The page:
from 0-1 seconds the neurone is at resting potential where 3 Na+ ions are actively transported out of the cell using sodium-potassium ion pumps for every 2K+ ions in . However membrane is more permeable to K+ ions so K+ essentially leak out , so there are more positive ions outside compared to inside so P.D = -70mv

    If the P.D. doesn't exceed -55mv (threshold value ) and A.P. will not occur this is the all or nothing law

    At 1 second a stimulus causes Na+channels to open ,so Na+ ions flow into the cell leading depolarisation where P.D. = +40mv

    At 2 seconds , the Na+ channels close and K+ channels open

    After this K+ flows out of the cell as their is a very high conc. gradient this leads to repolarisation .

    However K+ "overshoot" so P.D. = -75mv leading to hyper-polarisation

    Now the refractory period occurs where resting potential is being reestablished and Na+ channels are closed therefore no A.P. cannot occur in this period until resting potential is restored


    Hope that helps
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    How much do we need to know about the evidence for chemiosmosis? I've just learnt what was in the CGP revision guide about PH difference, artificial vesicles, alkaline mitochondria and uncouplers? is that ok, and do you think much is likely to come up about it?
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    (Original post by flygerianmc;[url="tel:56691569")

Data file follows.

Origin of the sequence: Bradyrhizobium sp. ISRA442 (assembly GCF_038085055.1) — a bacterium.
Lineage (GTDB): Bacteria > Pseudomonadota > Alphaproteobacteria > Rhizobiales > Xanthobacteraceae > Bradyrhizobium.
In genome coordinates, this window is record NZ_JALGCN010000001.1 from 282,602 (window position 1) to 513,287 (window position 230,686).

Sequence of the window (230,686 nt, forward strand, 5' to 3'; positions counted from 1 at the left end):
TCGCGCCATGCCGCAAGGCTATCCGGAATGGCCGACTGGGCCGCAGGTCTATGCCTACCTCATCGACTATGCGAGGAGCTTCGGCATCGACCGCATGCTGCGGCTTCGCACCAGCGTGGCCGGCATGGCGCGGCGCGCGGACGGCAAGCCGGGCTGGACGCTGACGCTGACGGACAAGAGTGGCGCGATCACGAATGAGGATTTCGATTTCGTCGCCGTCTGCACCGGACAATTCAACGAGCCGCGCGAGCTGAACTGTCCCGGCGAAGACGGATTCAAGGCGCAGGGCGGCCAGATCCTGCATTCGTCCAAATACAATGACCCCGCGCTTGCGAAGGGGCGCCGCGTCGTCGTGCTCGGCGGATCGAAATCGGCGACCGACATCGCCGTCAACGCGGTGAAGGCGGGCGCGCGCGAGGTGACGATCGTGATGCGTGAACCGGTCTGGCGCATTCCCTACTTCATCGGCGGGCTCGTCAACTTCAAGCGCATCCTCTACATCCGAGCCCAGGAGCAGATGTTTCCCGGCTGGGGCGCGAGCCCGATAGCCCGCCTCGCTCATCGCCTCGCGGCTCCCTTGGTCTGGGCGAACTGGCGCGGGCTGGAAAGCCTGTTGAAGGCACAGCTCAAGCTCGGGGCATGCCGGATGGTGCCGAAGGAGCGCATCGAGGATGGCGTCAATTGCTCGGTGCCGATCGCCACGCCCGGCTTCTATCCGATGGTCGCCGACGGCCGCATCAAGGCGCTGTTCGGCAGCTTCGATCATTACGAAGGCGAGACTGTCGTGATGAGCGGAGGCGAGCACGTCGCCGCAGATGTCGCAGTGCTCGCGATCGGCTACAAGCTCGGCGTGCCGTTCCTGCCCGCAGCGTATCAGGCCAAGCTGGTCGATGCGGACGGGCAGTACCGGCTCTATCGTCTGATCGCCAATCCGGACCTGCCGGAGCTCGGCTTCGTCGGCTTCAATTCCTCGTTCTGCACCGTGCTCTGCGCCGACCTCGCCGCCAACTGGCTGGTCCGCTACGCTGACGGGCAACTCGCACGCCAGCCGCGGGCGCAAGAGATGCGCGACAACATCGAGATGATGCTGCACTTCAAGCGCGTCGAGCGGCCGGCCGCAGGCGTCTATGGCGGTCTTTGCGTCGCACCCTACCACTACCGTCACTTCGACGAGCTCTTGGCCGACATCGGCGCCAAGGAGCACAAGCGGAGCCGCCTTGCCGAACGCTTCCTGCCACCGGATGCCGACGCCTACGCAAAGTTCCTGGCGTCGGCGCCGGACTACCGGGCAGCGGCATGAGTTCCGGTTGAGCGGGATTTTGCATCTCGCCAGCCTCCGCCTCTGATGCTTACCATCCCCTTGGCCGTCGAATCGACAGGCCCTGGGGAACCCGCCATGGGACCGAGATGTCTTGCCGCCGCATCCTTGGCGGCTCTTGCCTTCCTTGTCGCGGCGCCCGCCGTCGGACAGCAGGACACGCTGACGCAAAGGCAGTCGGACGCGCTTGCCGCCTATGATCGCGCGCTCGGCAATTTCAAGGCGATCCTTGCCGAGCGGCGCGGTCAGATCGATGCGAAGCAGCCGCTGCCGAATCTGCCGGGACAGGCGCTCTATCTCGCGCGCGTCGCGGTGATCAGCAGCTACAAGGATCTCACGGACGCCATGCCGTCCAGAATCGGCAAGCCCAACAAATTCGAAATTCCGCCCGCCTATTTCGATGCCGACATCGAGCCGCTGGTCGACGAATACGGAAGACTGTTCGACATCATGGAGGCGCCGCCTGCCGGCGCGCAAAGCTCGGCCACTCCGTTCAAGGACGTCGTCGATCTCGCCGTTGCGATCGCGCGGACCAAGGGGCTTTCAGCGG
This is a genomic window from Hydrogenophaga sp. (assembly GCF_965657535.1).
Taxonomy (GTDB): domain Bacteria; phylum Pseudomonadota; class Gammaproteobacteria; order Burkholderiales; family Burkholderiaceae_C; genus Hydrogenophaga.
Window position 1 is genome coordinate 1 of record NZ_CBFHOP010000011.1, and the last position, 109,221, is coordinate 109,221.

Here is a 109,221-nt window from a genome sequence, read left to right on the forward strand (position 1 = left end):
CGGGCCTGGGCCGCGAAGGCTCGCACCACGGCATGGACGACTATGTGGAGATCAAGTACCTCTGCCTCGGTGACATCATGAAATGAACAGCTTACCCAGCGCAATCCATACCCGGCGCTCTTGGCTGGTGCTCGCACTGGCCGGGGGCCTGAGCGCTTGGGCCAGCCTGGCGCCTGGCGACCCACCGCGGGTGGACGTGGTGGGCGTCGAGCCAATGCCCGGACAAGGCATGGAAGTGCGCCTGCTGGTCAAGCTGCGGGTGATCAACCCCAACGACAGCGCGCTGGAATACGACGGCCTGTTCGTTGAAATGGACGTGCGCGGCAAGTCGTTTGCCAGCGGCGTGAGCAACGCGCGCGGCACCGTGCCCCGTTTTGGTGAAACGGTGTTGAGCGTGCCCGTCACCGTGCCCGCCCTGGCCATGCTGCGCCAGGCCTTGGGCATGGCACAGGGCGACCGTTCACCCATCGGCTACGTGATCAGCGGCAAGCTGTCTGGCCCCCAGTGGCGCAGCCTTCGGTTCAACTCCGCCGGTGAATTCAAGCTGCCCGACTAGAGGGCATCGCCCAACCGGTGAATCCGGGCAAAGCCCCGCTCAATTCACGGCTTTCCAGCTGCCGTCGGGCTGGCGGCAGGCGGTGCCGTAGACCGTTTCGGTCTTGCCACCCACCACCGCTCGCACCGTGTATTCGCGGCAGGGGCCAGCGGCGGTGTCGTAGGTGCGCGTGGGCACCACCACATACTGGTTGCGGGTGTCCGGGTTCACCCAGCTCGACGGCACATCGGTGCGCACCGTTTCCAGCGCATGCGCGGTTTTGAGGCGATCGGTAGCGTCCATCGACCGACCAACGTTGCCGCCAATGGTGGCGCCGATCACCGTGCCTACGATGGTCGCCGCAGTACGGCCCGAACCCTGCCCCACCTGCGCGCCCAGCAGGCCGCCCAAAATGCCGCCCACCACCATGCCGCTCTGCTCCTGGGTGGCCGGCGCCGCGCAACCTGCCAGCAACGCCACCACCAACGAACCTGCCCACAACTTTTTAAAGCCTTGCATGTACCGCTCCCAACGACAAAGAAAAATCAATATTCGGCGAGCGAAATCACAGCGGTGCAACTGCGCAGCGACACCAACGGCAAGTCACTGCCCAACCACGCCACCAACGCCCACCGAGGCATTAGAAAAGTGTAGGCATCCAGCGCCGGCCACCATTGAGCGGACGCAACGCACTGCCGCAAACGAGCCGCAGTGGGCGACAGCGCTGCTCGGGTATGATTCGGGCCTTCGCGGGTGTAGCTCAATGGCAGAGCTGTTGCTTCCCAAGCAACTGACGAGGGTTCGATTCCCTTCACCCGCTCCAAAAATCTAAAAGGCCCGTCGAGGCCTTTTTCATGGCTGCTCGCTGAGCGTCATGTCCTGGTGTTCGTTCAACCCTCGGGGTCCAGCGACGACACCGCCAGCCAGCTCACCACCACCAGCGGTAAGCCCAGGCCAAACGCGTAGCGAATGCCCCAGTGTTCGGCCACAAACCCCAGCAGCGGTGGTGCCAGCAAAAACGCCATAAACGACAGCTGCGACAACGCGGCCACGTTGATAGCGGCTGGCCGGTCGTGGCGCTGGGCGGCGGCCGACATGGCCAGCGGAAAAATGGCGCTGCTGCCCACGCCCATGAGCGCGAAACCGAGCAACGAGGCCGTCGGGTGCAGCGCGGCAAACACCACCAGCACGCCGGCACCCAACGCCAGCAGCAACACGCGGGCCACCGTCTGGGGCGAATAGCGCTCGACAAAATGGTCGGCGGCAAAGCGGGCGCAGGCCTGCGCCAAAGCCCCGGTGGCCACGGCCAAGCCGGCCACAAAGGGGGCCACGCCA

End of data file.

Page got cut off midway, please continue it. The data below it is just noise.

56691569[/url]]Using the CGP book for this, let me get this straight, cell membrane and plasma membrane is interchangeable right? Keeps using cell membranes sometimes than switching to plasma membrane, what is that about?
    You should say cell surface membrane not just cell membrane and yes they are
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    Anyone want to ask each other Q's ?
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    (Original post by Munrot07)
    For anyone wanting to do some final revision before tomorrows exam here is my F214 revision playlist:

    https://www.youtube.com/playlist?lis...3J6xNjJc-Hlwsz

    Good luck!
    Hello mr biotom. Do you think it's necessary to revise AS material in preparation for synoptic questions?
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    (Original post by shannolivia)
    Hey please may someone tell me the difference between a primary pigment and accessory pigment? Thank you!!


    Posted from TSR Mobile
    Primary: location of the reaction centre, this is where light energy is absorbed to excite electrons so that they can pass into the electron transport chain.
    It's found in the centre of photosystems.
    Contains Chlorophyll A, P680,P700

    Accessory: absorbs light energy of a wide range of wavelengths, absorbs any light energy that the primary pigment can't. Then transfers this light energy to the primary pigment.
    Surrounds the primary pigment in the photosystem.
    Contains chlorophyll B, Xanthophyll and Carotenoid.

    Hope that helps!
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    (Original post by TheLegalDealer)
    Anyone want to ask each other Q's ?
    where does glycolysis occur?
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    does anyone know what they mean by polygenic genes in the continuous and discontinous variation spread to me it sounded a bit like epistasis or codominance but it said that those are only for discontinuous variation.so confused